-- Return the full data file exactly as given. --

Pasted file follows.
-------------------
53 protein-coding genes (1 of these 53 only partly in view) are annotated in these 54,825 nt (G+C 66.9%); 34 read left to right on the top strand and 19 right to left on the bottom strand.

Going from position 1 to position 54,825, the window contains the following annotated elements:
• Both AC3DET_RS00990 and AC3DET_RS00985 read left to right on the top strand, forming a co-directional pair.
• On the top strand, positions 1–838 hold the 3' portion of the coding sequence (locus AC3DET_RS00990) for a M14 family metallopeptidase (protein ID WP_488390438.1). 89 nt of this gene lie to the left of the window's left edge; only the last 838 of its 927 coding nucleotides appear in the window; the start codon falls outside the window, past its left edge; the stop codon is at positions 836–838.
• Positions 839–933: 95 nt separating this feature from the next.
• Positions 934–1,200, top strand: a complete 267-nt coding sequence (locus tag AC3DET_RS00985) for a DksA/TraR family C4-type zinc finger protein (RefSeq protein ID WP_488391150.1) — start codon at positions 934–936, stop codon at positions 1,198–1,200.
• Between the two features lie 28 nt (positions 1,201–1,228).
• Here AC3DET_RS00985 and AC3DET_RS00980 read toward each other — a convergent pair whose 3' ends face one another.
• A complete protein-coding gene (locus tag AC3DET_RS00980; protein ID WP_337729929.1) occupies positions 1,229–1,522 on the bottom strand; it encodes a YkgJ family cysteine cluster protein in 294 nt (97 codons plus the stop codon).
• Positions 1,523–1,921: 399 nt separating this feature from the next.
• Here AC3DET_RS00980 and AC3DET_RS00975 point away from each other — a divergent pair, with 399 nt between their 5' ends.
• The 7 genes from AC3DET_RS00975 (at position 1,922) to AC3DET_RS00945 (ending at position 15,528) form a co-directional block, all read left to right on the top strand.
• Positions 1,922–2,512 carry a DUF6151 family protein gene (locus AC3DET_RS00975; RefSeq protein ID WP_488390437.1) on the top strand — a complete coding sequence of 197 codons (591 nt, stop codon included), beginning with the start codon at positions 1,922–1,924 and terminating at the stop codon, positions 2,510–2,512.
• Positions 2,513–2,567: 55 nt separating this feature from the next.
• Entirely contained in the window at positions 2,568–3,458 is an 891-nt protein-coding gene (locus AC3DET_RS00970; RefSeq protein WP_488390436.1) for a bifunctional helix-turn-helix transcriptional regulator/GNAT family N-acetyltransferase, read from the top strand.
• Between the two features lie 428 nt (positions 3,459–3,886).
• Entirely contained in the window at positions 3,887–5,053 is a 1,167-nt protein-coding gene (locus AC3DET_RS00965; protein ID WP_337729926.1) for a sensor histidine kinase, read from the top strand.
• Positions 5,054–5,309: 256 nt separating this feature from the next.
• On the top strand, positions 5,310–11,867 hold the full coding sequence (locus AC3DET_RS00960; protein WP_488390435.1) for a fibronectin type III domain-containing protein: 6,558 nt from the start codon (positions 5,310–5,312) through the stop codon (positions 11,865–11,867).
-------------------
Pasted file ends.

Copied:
53 protein-coding genes (1 of these 53 only partly in view) are annotated in these 54,825 nt (G+C 66.9%); 34 read left to right on the top strand and 19 right to left on the bottom strand.

Going from position 1 to position 54,825, the window contains the following annotated elements:
• Both AC3DET_RS00990 and AC3DET_RS00985 read left to right on the top strand, forming a co-directional pair.
• On the top strand, positions 1–838 hold the 3' portion of the coding sequence (locus AC3DET_RS00990) for a M14 family metallopeptidase (protein ID WP_488390438.1). 89 nt of this gene lie to the left of the window's left edge; only the last 838 of its 927 coding nucleotides appear in the window; the start codon falls outside the window, past its left edge; the stop codon is at positions 836–838.
• Positions 839–933: 95 nt separating this feature from the next.
• Positions 934–1,200, top strand: a complete 267-nt coding sequence (locus tag AC3DET_RS00985) for a DksA/TraR family C4-type zinc finger protein (RefSeq protein ID WP_488391150.1) — start codon at positions 934–936, stop codon at positions 1,198–1,200.
• Between the two features lie 28 nt (positions 1,201–1,228).
• Here AC3DET_RS00985 and AC3DET_RS00980 read toward each other — a convergent pair whose 3' ends face one another.
• A complete protein-coding gene (locus tag AC3DET_RS00980; protein ID WP_337729929.1) occupies positions 1,229–1,522 on the bottom strand; it encodes a YkgJ family cysteine cluster protein in 294 nt (97 codons plus the stop codon).
• Positions 1,523–1,921: 399 nt separating this feature from the next.
• Here AC3DET_RS00980 and AC3DET_RS00975 point away from each other — a divergent pair, with 399 nt between their 5' ends.
• The 7 genes from AC3DET_RS00975 (at position 1,922) to AC3DET_RS00945 (ending at position 15,528) form a co-directional block, all read left to right on the top strand.
• Positions 1,922–2,512 carry a DUF6151 family protein gene (locus AC3DET_RS00975; RefSeq protein ID WP_488390437.1) on the top strand — a complete coding sequence of 197 codons (591 nt, stop codon included), beginning with the start codon at positions 1,922–1,924 and terminating at the stop codon, positions 2,510–2,512.
• Positions 2,513–2,567: 55 nt separating this feature from the next.
• Entirely contained in the window at positions 2,568–3,458 is an 891-nt protein-coding gene (locus AC3DET_RS00970; RefSeq protein WP_488390436.1) for a bifunctional helix-turn-helix transcriptional regulator/GNAT family N-acetyltransferase, read from the top strand.
• Between the two features lie 428 nt (positions 3,459–3,886).
• Entirely contained in the window at positions 3,887–5,053 is a 1,167-nt protein-coding gene (locus AC3DET_RS00965; protein ID WP_337729926.1) for a sensor histidine kinase, read from the top strand.
• Positions 5,054–5,309: 256 nt separating this feature from the next.
• On the top strand, positions 5,310–11,867 hold the full coding sequence (locus AC3DET_RS00960; protein WP_488390435.1) for a fibronectin type III domain-containing protein: 6,558 nt from the start codon (positions 5,310–5,312) through the stop codon (positions 11,865–11,867).